Encyclopedia of Jazz Musicians

  1. A
  2. B
  3. C
  4. D
  5. E
  6. F
  7. G
  8. H
  9. I
  10. J
  11. K
  12. L
  13. M
  14. N
  15. O
  16. P
  17. Q
  18. R
  19. S
  20. T
  21. U
  22. V
  23. W
  24. X
  25. Y
  26. Z

Braxton, Anthony

Multireedist Anthony Braxton has demonstrated a consistent ability to defy categories as a musician, bandleader, and composer. He has extended the vocabulary of jazz while affirming its roots through his use of experimental techniques in a massive series of solo saxophone performances and ensemble works.

In 1968, the year Braxton launched his career as a performer, jazz was at a crossroads. The music was enjoying localized heights of creative ferment at the same time that its mass appeal was fading. One response to this was fusion, an effort to merge jazz improvisation with rock rhythms and instruments to gain a foothold with the new audience.

Braxton’s response was to charge ahead on the creative front, extending the molten dynamic of free jazz into the classical avant-garde, where he melded it with chance music, atonality, and polytonality.

Braxton became notorious for hour-plus programs of unaccompanied saxophone, group improvisations with no discernible rhythms, an arsenal of reeds that included flutes and a range of saxophones that went from the tiniest squeaking highs –a sopranino—to the vibrating subsonics of an eight-foot high contrabass. Braxton’s clarinets covered almost as wide a range.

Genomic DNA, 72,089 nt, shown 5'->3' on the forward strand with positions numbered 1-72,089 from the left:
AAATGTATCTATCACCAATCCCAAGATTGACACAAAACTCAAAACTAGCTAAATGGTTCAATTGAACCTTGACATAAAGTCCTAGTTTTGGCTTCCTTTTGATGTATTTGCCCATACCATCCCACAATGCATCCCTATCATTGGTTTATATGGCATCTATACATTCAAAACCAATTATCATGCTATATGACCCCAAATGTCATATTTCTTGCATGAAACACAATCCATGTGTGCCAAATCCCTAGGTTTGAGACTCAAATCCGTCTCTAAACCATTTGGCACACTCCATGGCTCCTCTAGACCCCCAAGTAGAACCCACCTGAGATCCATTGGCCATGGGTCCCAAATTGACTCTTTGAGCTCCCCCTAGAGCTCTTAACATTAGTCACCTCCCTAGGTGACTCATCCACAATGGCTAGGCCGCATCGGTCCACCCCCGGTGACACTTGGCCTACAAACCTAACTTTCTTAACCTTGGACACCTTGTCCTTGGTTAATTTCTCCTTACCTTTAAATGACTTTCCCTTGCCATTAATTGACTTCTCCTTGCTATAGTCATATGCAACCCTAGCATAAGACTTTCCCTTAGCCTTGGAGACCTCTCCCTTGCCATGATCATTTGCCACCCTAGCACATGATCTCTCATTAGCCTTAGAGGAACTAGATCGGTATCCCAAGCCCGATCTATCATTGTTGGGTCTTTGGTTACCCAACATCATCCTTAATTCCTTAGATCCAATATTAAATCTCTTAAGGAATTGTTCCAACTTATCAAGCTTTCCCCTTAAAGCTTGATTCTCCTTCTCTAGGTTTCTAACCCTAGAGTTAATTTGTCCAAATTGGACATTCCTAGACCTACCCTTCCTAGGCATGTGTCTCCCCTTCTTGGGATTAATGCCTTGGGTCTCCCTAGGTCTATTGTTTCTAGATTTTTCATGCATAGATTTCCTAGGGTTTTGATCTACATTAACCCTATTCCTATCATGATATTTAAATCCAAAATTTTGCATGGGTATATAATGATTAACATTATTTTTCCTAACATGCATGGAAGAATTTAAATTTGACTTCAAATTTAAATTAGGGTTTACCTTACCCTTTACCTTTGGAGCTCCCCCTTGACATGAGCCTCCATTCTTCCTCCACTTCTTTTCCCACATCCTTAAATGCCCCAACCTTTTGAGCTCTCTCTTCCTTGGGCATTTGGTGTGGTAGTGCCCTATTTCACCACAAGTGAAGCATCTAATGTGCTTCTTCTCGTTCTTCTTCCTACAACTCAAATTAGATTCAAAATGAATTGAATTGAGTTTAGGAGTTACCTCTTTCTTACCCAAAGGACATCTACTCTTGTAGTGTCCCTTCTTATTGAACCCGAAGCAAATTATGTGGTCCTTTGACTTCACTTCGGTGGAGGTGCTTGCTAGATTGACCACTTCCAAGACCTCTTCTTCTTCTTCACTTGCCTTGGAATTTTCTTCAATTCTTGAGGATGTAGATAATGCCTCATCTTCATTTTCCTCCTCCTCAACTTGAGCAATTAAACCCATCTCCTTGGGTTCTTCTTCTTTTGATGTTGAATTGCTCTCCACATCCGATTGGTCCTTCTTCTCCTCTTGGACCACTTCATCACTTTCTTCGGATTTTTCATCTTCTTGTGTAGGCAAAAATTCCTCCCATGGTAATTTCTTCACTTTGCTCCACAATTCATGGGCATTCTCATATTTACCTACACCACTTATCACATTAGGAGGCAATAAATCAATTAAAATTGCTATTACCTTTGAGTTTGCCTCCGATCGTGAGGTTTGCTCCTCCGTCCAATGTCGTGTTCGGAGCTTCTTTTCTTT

At the same time, he led tight-knit small ensembles, made up of some of the most accomplished younger musicians in jazz, who played at levels of tempo and complexity associated with Charlie Parker and the most intense moments of bebop.

Anthony Braxton was born June 4, 1945 in Chicago. As a youth he enjoyed a broad range of music, and sang in a doo-wop vocal group. By his early teens, he discovered jazz and the alto saxophone through the airy tone of Paul Desmond, the lyrical alto saxophonist of the Dave Brubeck Quartet, but he was also drawn to the intense, exploratory sounds of tenor saxophonist John Coltrane, who he heard playing one night in a Chicago bar, while he stood outside, too young to enter. An aficionado of chess and logic, Braxton was also drawn to the music of pianist Cecil Taylor, whose records he would listen to and study alone In his room.

Braxton briefly attended Chicago's Wilson Junior College, where he befriended fellow saxophonist Roscoe Mitchell and bassist Jack DeJohnette. After a three-year stint in the Army, Braxton returned to Chicago in 1966, where at the Mitchell's urging he became associated with Chicago’s Association for the Advancement of Creative Musicians (AACM).